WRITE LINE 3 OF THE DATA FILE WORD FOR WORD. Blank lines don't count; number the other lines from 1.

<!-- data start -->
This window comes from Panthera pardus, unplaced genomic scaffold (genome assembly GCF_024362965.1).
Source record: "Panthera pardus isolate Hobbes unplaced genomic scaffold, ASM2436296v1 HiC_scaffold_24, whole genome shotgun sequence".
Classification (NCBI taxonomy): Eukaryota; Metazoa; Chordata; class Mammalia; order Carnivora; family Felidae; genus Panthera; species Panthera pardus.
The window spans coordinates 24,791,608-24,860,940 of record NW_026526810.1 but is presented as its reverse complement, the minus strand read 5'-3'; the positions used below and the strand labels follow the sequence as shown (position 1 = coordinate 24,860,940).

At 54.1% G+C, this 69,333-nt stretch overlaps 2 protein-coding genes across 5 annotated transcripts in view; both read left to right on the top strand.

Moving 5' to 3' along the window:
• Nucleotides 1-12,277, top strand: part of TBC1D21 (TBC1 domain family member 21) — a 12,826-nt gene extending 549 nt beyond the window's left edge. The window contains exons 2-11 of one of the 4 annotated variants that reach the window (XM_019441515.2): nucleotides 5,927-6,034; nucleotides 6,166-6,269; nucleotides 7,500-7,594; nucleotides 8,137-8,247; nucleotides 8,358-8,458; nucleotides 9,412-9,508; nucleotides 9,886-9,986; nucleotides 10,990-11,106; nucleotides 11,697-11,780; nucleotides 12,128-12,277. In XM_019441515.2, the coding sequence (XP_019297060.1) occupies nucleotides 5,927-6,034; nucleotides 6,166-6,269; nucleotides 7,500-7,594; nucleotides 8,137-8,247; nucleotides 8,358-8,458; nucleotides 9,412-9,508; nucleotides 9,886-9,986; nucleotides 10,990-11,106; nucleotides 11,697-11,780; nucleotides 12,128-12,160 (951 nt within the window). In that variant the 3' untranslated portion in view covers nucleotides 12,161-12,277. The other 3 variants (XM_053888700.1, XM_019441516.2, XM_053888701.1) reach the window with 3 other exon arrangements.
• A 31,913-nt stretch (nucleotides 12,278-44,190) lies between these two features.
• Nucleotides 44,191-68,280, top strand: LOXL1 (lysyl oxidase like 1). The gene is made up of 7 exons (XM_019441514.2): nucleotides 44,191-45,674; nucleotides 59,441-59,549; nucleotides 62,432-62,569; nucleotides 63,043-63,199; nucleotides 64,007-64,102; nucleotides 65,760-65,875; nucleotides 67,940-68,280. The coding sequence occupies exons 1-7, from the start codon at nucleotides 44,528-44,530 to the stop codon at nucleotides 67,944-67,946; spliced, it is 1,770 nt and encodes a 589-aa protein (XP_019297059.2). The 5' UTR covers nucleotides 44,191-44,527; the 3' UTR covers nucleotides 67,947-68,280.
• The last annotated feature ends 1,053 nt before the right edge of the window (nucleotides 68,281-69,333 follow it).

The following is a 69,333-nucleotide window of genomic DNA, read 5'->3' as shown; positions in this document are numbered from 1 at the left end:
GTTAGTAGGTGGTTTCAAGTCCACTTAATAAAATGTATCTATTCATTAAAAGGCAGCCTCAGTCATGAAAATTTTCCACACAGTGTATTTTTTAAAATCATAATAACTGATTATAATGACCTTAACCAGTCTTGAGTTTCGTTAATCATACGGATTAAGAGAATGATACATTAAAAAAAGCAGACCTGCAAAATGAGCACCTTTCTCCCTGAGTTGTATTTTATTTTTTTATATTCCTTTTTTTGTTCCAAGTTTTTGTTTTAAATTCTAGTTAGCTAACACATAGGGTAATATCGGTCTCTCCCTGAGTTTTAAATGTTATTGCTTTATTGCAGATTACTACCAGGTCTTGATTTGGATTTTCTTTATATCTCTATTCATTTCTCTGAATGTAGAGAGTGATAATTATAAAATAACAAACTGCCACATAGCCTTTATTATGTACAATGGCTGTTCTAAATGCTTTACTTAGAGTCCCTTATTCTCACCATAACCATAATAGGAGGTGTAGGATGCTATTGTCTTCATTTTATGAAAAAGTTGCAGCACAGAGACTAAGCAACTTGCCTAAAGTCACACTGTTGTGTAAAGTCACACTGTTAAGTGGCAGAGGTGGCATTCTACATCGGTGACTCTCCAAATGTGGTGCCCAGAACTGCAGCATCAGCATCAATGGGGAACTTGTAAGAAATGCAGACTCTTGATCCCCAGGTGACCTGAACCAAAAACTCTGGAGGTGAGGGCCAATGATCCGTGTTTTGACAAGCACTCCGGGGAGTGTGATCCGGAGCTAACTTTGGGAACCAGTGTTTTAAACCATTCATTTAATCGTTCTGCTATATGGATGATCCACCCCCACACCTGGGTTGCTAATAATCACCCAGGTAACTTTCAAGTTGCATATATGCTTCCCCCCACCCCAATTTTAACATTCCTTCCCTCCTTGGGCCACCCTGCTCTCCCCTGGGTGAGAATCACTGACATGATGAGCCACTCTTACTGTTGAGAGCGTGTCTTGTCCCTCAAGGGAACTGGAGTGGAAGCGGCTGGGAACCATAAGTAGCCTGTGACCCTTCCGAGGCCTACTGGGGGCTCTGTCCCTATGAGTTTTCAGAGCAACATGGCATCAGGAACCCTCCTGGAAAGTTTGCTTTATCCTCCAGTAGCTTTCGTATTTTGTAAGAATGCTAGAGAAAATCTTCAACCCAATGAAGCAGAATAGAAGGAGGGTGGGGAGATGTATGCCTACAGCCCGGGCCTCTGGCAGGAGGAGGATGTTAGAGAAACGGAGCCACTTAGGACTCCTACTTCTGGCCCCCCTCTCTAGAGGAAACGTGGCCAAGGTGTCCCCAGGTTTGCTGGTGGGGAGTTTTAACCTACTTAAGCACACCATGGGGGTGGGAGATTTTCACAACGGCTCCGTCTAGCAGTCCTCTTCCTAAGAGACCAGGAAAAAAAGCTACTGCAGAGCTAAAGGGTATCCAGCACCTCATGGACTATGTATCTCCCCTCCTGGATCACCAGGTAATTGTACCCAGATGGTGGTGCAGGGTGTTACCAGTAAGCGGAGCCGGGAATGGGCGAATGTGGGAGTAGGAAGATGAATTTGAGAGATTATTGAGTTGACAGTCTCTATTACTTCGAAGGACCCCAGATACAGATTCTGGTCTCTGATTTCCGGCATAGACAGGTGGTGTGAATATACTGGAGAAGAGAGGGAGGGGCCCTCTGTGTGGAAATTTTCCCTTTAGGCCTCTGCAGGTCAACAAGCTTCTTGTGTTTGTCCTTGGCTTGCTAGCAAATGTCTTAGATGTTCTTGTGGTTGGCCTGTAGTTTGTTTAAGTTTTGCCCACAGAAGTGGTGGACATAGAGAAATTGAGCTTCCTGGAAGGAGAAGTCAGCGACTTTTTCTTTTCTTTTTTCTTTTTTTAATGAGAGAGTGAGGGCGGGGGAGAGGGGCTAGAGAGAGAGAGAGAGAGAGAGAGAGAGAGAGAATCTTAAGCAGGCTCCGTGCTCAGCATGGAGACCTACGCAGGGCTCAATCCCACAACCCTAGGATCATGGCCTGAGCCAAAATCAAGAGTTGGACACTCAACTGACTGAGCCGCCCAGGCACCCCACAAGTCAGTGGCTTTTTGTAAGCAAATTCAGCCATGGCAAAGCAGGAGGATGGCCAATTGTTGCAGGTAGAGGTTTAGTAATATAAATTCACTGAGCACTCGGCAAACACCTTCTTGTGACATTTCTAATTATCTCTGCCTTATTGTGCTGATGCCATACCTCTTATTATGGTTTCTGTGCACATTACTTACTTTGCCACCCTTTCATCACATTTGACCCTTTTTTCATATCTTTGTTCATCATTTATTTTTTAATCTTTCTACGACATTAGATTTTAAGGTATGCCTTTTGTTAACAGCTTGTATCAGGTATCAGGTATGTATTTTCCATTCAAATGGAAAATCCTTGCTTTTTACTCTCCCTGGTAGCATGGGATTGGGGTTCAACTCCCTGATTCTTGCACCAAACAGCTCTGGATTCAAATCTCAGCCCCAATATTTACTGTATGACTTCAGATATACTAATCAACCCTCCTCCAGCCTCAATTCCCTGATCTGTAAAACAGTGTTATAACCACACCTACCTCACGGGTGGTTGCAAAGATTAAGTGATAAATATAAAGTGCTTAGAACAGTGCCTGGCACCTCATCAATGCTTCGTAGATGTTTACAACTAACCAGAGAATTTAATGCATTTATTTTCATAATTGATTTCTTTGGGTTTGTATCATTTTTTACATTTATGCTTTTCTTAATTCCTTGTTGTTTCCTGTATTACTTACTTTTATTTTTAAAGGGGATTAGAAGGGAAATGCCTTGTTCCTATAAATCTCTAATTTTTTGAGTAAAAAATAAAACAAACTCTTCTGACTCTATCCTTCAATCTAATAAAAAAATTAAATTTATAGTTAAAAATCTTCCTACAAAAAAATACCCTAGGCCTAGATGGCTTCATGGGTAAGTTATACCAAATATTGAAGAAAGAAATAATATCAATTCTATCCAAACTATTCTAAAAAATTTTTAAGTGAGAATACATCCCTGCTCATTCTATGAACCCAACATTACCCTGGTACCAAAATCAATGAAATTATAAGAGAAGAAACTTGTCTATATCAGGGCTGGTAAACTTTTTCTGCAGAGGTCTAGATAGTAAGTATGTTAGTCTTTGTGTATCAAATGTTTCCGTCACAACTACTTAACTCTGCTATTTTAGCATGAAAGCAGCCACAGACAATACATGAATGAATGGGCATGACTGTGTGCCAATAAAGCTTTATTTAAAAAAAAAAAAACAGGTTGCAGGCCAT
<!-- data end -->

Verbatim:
Classification (NCBI taxonomy): Eukaryota; Metazoa; Chordata; class Mammalia; order Carnivora; family Felidae; genus Panthera; species Panthera pardus.